NEW DELHI: US-based Akamai Technologies is eyeing to secure Digital India infrastructure and is in talks with the Department of Electronics and IT (DeitY) and Central agencies such as Cert-In and NIC, as well as state governments seeking advisory to set up Cybersecurity centres.
“We are in discussions with the policy makers as well as DeitY, Cert-In and NIC to see how can we contribute to Digital India vision and are in touch with some state governments looking at advisory roles to set up Cybersecurity command centres and build their infrastructure,” Akamai Technologies MD & VP Sidharth Malik told ETTelecom.
The National Informatics Centre (NIC) is responsible for national ICT infrastructure creation while the Indian Computer Emergency Response Team (Cert-In) deals with the safety from Cyber threats and strengthens security-related defence for the Indian Internet space.
Malik, however, said that the company is also in discussions with the Digital India stakeholders to add value to the ambitious state-driven initiative in terms of securing government sites and accelerating workloads.
Akamai is a content delivery network (CDN) and cloud services provider, headquartered in Cambridge, and serves more than 300 large businesses in India that include stock exchanges, eCommerce firms and technology multinationals.
“Digital assets which are readily available should be secure and with Aadhaar coming in, it is becoming a challenge to protect digital identity of every citizen,” Akamai top executive said.
The company is anticipating huge growth in Internet-based applications on the back of government-driven citizen services and BharatNet which aims to connect 2.5 lakh gram panchayats by March 2018.
Akamai platform carries 50 Exabyte of data and interacts with 1.3 billion unique client devices for 3 trillion transactions a day, which it believes would increase by at least three fold by the end of 2020.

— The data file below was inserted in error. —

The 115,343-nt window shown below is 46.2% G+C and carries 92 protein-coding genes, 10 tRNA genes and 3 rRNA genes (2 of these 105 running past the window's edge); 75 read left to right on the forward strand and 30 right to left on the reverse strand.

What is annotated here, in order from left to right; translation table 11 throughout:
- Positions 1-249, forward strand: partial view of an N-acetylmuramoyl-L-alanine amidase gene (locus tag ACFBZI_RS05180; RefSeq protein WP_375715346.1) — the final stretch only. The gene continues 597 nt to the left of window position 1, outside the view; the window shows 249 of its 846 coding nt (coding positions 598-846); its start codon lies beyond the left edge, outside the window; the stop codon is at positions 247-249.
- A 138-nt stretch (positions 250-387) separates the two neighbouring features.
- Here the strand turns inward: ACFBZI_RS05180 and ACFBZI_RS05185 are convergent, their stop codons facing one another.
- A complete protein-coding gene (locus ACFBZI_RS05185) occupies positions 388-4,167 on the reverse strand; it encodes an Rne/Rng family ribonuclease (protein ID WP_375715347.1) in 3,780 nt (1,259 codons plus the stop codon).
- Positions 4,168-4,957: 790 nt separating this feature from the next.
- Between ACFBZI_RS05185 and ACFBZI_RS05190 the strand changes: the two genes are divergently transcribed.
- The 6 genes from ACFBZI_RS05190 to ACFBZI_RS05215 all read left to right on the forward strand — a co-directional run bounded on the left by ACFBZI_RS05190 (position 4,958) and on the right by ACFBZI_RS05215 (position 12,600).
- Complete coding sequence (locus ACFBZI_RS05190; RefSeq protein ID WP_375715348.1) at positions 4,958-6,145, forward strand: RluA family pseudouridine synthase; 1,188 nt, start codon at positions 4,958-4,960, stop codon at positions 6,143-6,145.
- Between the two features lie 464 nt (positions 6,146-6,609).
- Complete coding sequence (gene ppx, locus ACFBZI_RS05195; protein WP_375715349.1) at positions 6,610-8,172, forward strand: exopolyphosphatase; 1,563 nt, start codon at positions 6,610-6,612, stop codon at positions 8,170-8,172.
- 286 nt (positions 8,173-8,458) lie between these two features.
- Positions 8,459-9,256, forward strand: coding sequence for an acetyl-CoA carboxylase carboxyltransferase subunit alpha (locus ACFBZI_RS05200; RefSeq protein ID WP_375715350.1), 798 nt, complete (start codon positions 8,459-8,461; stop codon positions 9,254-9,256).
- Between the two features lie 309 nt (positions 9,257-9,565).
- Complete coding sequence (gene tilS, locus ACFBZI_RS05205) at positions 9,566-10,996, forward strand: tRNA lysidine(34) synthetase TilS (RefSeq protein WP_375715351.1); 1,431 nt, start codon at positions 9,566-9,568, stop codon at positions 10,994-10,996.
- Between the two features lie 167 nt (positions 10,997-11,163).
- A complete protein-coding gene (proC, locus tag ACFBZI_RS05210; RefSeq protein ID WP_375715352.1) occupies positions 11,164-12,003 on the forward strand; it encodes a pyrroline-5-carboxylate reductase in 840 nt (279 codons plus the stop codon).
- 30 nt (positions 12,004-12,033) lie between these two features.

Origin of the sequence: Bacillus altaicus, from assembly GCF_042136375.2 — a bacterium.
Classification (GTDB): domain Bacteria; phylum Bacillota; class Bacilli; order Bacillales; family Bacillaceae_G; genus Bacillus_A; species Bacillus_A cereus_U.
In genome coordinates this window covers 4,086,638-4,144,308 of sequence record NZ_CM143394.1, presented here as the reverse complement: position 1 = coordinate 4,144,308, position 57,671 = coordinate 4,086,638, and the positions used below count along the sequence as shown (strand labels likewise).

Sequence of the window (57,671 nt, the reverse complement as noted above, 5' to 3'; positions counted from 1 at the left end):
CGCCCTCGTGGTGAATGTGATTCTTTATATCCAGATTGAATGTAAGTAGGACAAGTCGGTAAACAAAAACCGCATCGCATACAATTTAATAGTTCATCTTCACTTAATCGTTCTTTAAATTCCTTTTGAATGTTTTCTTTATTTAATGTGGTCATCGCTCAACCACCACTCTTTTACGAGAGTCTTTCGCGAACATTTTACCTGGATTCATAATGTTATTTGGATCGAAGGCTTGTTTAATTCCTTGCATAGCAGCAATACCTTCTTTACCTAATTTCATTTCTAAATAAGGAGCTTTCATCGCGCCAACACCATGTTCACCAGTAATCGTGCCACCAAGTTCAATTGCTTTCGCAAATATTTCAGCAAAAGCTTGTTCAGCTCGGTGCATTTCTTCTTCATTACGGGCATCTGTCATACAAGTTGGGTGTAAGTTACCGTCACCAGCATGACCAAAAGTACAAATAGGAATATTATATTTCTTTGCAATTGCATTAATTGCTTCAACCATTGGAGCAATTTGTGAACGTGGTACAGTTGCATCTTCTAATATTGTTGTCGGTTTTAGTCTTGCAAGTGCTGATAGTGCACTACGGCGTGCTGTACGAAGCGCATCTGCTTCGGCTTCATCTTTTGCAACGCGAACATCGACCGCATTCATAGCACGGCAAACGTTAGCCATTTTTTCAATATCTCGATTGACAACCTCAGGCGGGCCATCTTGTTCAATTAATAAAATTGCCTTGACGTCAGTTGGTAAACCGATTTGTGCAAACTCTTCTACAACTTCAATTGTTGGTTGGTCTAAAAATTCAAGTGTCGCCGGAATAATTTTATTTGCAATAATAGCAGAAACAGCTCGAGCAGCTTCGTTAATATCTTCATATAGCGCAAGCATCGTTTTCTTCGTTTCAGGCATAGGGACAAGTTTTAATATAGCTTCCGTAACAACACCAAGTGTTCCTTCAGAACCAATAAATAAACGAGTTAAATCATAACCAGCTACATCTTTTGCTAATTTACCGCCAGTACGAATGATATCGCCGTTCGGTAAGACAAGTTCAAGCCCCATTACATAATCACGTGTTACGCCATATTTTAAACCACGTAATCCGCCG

The US multinational, however, said that there has been a growth in Cyberattack activities in India lately and attackers have been using sophisticated tools, and added that it was able to defend some recent attacks.
“Government should also look at security aspect as the internet is a state-wide apparatus,” Malik said, adding that it should be a top priority with one Cyberattack is being reported worldwide in every 10 minutes.
With a focus on less-cash economy, the Ministry of Electronics and IT (MeitY) is setting up infrastructure to make Cybersecurity including cashless transactions foolproof, and issued a number of advisories to the Reserve Bank of India (RBI) as well as state governments.
Following a severe attack in May this year by ransomware WannaCry across 100 countries that include a couple of banks, manufacturing and FMCG firms in India, in June, a similar attack hit the country’s largest port Jawaharlal Nehru Port Trust in Mumbai closing down operations at one of its three terminals.
The infrastructure for Smart City projects, including sensor-based communication, according to the executive, should be secured from Cyberattacks and if Internet-centric applications are not secure, people would have no confidence in coming back online.
The company is also working on technologies to reduce latency which it believes is a pain point for many OTT (over-the-top) players.
With affordable smartphones from Chinese vendors and inexpensive broadband plans, Internet penetration is growing in tandem with efforts from telecom service providers, the content delivery giant said, adding that he 4G push over the last one year by all telcos helped in increasing last-mile connectivity.
The company feels that India is becoming mobile-first in Internet adoption and 81% people accessed Internet on mobile devices last year alone. It feels that by 2020, more than 50% of retail transactions would be done on mobile phones.
The government, citing industry findings, expects Internet subscribers in India to reach 730 million by 2020, from the 391.50 million as of December 31, 2016, according to Telecom Regulatory Authority of India (Trai) data.